Listen in! Pick up some expert advice to a reader's question that we selected from CyberSchmooz.
Featured Biz Question
It sounds so simple, the client signs a budget, we do the work, the client makes changes/delays, the project is delayed/extended, the client should pay for the increases to the budget. It's not that easy though -- I have a client who doesn't want to spend much money. They don't have a good understanding of web site development (my biz), and they put us through the ringer on costs.
Any ideas/experience in working with a client around the touchy subject of budget, standing firm to your estimates but not making the clients angry when you tell them, "This is the budget."? I go through my info and get to the point where the client says, "But I don't think it should cost this much." And I'm not sure how to respond to that without restating what I just said -- which is not going to make the client feel good or help the situation.
How do you pick up and keep going in this situation? Thanks!
Answer from our Guest Expert Laura Wiegert of Creative Consultants
As owner of a marketing biz, I can relate to your budget and billing woes when it comes to clients and their attitudes and perceptions. I, too, have had similar experiences in my business, and they have taught me a few helpful lessons.
The Main Ingredient: Communication!
When dealing with client project budgeting, the main lesson I've learned is that clear and specific communication is the key. For example, before a project even starts, I explain in detail (and in writing) what exactly is included for the costs I'm charging. Up front, I let clients know that any expenses or additions above and beyond that amount will be charged at so much an hour. And that includes extra revisions. Once your clients see your details and costs on paper and have a chance to ask questions, they can approve the budget, and then you can start cooking!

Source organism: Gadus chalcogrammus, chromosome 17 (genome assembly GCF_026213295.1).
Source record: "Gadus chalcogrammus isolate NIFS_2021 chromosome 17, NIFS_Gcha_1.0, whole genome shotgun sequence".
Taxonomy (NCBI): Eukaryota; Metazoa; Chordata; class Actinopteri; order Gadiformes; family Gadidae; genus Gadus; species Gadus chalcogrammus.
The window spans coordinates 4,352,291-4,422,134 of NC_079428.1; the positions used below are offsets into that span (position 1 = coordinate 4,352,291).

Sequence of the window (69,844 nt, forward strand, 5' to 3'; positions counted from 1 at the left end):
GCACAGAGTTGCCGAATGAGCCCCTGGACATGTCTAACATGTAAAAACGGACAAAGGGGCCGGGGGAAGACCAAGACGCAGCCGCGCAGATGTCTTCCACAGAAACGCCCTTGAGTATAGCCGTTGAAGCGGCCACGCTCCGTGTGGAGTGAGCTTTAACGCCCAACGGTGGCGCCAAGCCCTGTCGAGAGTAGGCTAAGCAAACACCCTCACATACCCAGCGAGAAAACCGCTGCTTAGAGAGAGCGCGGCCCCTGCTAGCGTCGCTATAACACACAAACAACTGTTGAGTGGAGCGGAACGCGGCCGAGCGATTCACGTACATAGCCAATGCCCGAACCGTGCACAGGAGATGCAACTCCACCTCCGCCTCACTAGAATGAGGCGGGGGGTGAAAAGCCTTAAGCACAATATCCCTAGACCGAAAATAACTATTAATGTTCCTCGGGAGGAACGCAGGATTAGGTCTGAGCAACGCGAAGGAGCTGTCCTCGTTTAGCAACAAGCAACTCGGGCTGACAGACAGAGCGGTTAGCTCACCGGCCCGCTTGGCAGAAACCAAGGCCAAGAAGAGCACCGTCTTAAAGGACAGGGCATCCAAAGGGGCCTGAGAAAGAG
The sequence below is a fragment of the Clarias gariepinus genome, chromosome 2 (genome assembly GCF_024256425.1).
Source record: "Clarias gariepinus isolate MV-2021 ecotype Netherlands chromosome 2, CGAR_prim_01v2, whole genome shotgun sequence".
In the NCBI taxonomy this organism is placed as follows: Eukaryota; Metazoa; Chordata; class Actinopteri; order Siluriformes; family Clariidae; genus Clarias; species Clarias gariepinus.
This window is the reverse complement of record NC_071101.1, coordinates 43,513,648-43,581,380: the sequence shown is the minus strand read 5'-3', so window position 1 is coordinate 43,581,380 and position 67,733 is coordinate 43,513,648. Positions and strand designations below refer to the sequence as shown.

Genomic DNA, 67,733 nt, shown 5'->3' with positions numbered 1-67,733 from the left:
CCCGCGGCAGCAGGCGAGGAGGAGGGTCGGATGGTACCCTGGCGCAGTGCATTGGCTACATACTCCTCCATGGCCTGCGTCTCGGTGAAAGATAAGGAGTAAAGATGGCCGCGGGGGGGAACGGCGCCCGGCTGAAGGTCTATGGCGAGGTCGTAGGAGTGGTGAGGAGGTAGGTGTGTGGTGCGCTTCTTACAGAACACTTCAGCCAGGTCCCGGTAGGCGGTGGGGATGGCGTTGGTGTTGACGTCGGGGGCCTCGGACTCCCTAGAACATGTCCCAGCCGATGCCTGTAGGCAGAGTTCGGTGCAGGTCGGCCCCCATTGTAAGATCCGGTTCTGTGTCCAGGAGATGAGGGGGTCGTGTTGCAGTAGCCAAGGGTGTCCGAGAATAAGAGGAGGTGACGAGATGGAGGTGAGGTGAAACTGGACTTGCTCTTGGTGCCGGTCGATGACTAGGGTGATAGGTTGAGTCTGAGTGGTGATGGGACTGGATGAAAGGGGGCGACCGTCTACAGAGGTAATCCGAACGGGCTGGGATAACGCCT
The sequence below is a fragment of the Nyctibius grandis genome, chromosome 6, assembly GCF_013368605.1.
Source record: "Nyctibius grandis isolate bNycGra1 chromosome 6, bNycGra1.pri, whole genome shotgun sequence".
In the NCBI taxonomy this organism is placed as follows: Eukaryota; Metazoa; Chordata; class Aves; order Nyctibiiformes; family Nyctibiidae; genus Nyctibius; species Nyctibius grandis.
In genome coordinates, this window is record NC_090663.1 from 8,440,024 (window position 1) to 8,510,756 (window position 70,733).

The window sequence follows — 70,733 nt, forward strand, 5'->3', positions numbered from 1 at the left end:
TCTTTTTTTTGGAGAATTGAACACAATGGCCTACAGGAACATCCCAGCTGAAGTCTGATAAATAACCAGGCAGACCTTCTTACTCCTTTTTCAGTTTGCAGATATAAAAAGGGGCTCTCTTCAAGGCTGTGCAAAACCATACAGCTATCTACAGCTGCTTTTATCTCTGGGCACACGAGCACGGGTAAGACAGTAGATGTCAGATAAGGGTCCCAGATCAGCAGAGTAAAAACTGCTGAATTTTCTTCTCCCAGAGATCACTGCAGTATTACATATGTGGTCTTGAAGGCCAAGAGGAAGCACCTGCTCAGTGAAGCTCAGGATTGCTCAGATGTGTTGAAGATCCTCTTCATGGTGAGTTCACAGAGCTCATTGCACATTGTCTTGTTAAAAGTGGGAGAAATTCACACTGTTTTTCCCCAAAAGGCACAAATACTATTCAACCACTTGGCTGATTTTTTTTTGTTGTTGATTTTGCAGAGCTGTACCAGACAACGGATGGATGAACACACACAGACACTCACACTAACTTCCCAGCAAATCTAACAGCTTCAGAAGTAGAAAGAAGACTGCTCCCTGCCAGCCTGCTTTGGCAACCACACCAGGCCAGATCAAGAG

But the communication doesn't end there. If the client suggests a change that's not part of the initial agreement, let him know that you'd be happy to make the change, but FYI, it'll cost more money. At this point, the client will do one of two things: drop the changes because of the cost; or give you the thumbs up to proceed and add the extra charge onto the budget. Remember to document this conversation in your notes, and if appropriate, you may want to give the client a new written contract with the revised project cost.
As you so aptly point out, it's not only communicating with clients that can lead to sticky situations, it's also their frugal attitudes. (continued)
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About the Expert
Laura is a marketing production expert helping businesses stretch their dollars with effective advertising, marketing, and public relations. She also has a flair for writing, design, and desktop publishing. more